The Federalist & Anti Federalist Papers

ISBN: 9562912132
ISBN 13: 9789562912136
By: Alexander Hamilton James Madison John Jay

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Genres

American History Currently Reading History Law Non Fiction Philosophy Politics Social Science Theory To Read

About this book

THE FEDERALIST PAPERS Read the latest edition of an American classic: The Federalist Papers. Including all 85 original articles arguing on behalf of the United States Constitution, The Federalist Papers is a "must read" for any history buff, anyone interested in political science, and for those interested in issues relating to individual vs. governmental rights. Famous authors include: Alexander Hamilton, James Madison and John Jay. Though first published in the 1700's, the timeless Federalist Papers remain a true philosophical gem even today. THE ANTI-FEDERALIST PAPERS Experience history come alive as you read the powerful political debates concerning the birth of the United States Constitution in the "The Anti-Federalist Papers," a compilation of articles by the passionate nay-sayers of centralized government. Including famous Anti-Federalist authors such as Patrick Henry, "Cato," and "Brutus," the political forum herein presented captures not only the ambiance of the 1700's, but these classic debates concerning individual rights and freedom are relevant to us still today.

Reader's Thoughts

Mitchell Thompson

I turned to this book during a final collegiate research project on the subject inequality. Wonderful piece of work and amazing insight into the works and minds of those for and against the US Constitution.

John Yelverton

Anyone who doubts the genius of the founding fathers never read these papers.

MET

Read only if you want to understand American politics

Joey Bredesen

Classic text.

Zoran

A must read for anyone who wants context about the making of the nation and the US Constitution.... it is a bit dry, however it is original material...

Dev

First its a tough read when you know who's going to win the argument. Then theres all the inside baseball discussions and the Anti's complaining about everything: the terms of the pols are too short, they're too long, they should be forced out, they should stay in, the judicial branch is too weak, the judicial branch is too strong, the President will be the Senate's puppet, the President will be a tyrannical king, and hey where's the bill of rights.It's a miracle the Constitution ever passed. After 225 years the objections that still ring true are the fears the elasticity of the commerce clause would render the Congress vastly preeminent over the states and the judiciary would conspire to inflate its reach enervating the states as well.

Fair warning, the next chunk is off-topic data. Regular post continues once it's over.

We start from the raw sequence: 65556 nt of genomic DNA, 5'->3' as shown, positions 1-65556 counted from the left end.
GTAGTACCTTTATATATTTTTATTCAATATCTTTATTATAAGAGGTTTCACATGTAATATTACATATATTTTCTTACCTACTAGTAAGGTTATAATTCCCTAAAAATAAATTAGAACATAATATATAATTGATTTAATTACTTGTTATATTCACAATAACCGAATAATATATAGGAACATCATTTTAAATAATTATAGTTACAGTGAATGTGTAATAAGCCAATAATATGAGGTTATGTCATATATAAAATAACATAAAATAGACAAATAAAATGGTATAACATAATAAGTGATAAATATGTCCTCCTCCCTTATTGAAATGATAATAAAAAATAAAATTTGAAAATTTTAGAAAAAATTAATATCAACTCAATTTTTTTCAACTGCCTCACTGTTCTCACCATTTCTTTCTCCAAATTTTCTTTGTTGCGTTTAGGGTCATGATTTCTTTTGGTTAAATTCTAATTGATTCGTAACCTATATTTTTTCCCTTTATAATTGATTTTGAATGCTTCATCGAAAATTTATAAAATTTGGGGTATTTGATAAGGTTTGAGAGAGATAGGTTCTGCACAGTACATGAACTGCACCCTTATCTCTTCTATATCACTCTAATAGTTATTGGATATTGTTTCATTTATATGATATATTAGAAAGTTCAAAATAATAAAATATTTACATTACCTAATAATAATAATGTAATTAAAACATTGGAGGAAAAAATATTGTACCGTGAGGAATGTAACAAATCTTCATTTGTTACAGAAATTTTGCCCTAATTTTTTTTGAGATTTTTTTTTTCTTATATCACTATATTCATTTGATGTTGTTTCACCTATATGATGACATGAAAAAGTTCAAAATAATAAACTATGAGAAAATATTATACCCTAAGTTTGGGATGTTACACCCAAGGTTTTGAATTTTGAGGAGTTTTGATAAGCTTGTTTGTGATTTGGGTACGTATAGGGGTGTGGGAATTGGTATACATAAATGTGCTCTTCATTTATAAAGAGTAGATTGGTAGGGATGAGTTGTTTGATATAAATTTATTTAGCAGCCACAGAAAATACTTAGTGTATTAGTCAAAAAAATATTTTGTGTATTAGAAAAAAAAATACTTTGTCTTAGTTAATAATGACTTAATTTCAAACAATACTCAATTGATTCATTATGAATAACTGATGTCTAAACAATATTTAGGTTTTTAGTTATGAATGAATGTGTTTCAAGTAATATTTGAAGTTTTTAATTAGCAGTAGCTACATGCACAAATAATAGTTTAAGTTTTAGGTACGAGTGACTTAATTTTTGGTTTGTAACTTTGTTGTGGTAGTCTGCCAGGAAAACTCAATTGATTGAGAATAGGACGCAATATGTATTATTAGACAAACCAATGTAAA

Jonathan

None

Jason

OK for a first read, but the whole book is necessary to really understand the debate

Brian

Took two readings to absorb it well, but enjoyed it thoroughly. Viva Publius!

Joel Brown

Even a general search for meaning in the US constitution is not complete without reading the arguments for or against its ratification. As I listen to individuals argue various constitutional issues (such as the 2nd ammendment) I always have to ask if they've read these papers. It seems that very few have. It's sad that in a pivotal time of collosal issues that face America that our citizens have such a shaky understanding of the fundamental laws that undergird all our legislative questions. Read it with a copy of the constitution and I promise you'll come away with a deeper understanding of the document.

Jim

This is the sales presentation for our Constitution.

Wendy

Am I a federalist? Am I an anti-federalist? I keep getting confused! :)

Bonnie Carruth

My grandmothers gained the right to vote in 1920. One died in 1946, and one in 1947 and the voted in every election they were qualified to do so.

Brian

This is a good compilation of the more important Federalist Papers with some writings against adoption of the Constitution. I was struck by some of the common themes against: that it would lead to a government solely by and for elites, that the VP has nothing to do, that the VP would have a big influence in the Senate, and so on.

Jacob Stubbs

So, as one might guess, the Federalist Papers are a foundation for understanding the American political system and founding. In my American founding class, we read both the Federalist Papers and Anti-Federalist Papers in dialogue with each other over various issues (representation was an especially gripping debate). The Anti-Federalists' thought is rather important for today's political scheme. Their critique of the judicial system, view of America forming classes, etc. are all interesting predictions. On the same token, the Federalists' defense and re-definition of Republics and such are also quite interesting. Overall, a must read for all who are interested in political science and/or the American government. Note that they're a hard read, given that they were originally newspaper articles.

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